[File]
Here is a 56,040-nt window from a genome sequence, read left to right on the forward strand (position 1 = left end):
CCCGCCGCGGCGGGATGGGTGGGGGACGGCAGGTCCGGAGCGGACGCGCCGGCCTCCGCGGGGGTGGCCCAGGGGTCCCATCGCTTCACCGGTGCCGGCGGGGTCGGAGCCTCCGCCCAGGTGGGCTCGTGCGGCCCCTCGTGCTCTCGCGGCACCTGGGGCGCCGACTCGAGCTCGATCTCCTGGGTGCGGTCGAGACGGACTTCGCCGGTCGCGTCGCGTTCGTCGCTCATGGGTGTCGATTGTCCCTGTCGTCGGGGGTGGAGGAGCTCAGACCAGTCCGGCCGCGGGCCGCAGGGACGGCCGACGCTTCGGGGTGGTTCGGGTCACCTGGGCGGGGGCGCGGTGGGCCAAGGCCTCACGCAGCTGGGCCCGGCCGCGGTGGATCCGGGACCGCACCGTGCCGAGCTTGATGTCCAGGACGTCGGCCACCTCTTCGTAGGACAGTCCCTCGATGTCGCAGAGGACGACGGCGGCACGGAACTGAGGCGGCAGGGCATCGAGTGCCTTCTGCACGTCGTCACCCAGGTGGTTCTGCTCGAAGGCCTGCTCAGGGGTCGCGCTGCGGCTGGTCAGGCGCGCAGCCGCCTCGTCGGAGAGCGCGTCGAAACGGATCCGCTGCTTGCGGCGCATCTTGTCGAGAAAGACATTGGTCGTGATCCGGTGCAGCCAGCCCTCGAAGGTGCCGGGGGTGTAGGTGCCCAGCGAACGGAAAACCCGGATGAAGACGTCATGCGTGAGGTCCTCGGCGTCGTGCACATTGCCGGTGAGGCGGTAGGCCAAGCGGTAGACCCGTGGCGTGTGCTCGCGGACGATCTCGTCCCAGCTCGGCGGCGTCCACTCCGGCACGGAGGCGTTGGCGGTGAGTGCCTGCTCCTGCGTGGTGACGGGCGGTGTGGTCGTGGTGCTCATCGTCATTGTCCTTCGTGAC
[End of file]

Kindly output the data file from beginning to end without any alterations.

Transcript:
Here is a 56,040-nt window from a genome sequence, read left to right on the forward strand (position 1 = left end):
CCCGCCGCGGCGGGATGGGTGGGGGACGGCAGGTCCGGAGCGGACGCGCCGGCCTCCGCGGGGGTGGCCCAGGGGTCCCATCGCTTCACCGGTGCCGGCGGGGTCGGAGCCTCCGCCCAGGTGGGCTCGTGCGGCCCCTCGTGCTCTCGCGGCACCTGGGGCGCCGACTCGAGCTCGATCTCCTGGGTGCGGTCGAGACGGACTTCGCCGGTCGCGTCGCGTTCGTCGCTCATGGGTGTCGATTGTCCCTGTCGTCGGGGGTGGAGGAGCTCAGACCAGTCCGGCCGCGGGCCGCAGGGACGGCCGACGCTTCGGGGTGGTTCGGGTCACCTGGGCGGGGGCGCGGTGGGCCAAGGCCTCACGCAGCTGGGCCCGGCCGCGGTGGATCCGGGACCGCACCGTGCCGAGCTTGATGTCCAGGACGTCGGCCACCTCTTCGTAGGACAGTCCCTCGATGTCGCAGAGGACGACGGCGGCACGGAACTGAGGCGGCAGGGCATCGAGTGCCTTCTGCACGTCGTCACCCAGGTGGTTCTGCTCGAAGGCCTGCTCAGGGGTCGCGCTGCGGCTGGTCAGGCGCGCAGCCGCCTCGTCGGAGAGCGCGTCGAAACGGATCCGCTGCTTGCGGCGCATCTTGTCGAGAAAGACATTGGTCGTGATCCGGTGCAGCCAGCCCTCGAAGGTGCCGGGGGTGTAGGTGCCCAGCGAACGGAAAACCCGGATGAAGACGTCATGCGTGAGGTCCTCGGCGTCGTGCACATTGCCGGTGAGGCGGTAGGCCAAGCGGTAGACCCGTGGCGTGTGCTCGCGGACGATCTCGTCCCAGCTCGGCGGCGTCCACTCCGGCACGGAGGCGTTGGCGGTGAGTGCCTGCTCCTGCGTGGTGACGGGCGGTGTGGTCGTGGTGCTCATCGTCATTGTCCTTCGTGAC